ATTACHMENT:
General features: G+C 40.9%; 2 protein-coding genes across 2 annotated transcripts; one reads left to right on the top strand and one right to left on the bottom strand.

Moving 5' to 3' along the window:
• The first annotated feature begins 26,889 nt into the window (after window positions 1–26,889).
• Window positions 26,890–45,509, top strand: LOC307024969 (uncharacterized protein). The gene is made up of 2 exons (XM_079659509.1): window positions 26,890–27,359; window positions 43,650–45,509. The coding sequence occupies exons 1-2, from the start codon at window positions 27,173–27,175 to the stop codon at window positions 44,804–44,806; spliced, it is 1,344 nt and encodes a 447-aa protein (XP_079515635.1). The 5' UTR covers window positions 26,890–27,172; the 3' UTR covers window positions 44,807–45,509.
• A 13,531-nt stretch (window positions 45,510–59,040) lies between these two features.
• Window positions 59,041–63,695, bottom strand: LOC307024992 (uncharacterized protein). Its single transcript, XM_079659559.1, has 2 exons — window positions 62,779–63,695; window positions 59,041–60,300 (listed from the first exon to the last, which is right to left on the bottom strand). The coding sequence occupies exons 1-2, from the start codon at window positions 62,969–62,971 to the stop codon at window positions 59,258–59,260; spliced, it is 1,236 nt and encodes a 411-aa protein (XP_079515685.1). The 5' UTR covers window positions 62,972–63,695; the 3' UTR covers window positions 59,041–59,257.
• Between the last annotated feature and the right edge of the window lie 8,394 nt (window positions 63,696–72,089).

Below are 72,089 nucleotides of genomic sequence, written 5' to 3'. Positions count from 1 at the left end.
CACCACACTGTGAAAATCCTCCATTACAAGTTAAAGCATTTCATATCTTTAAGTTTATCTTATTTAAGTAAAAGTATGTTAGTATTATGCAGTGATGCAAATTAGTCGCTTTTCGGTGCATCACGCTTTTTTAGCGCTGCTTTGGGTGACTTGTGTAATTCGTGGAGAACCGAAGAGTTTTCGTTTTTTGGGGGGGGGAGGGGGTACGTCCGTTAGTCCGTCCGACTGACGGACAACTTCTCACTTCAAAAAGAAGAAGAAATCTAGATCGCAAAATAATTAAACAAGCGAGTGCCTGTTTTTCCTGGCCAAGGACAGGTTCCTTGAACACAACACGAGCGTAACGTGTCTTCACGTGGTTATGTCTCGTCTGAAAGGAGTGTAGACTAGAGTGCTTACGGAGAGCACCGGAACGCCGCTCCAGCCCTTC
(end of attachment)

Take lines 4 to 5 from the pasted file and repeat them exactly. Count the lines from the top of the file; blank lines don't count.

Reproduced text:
• Window positions 26,890–45,509, top strand: LOC307024969 (uncharacterized protein). The gene is made up of 2 exons (XM_079659509.1): window positions 26,890–27,359; window positions 43,650–45,509. The coding sequence occupies exons 1-2, from the start codon at window positions 27,173–27,175 to the stop codon at window positions 44,804–44,806; spliced, it is 1,344 nt and encodes a 447-aa protein (XP_079515635.1). The 5' UTR covers window positions 26,890–27,172; the 3' UTR covers window positions 44,807–45,509.
• A 13,531-nt stretch (window positions 45,510–59,040) lies between these two features.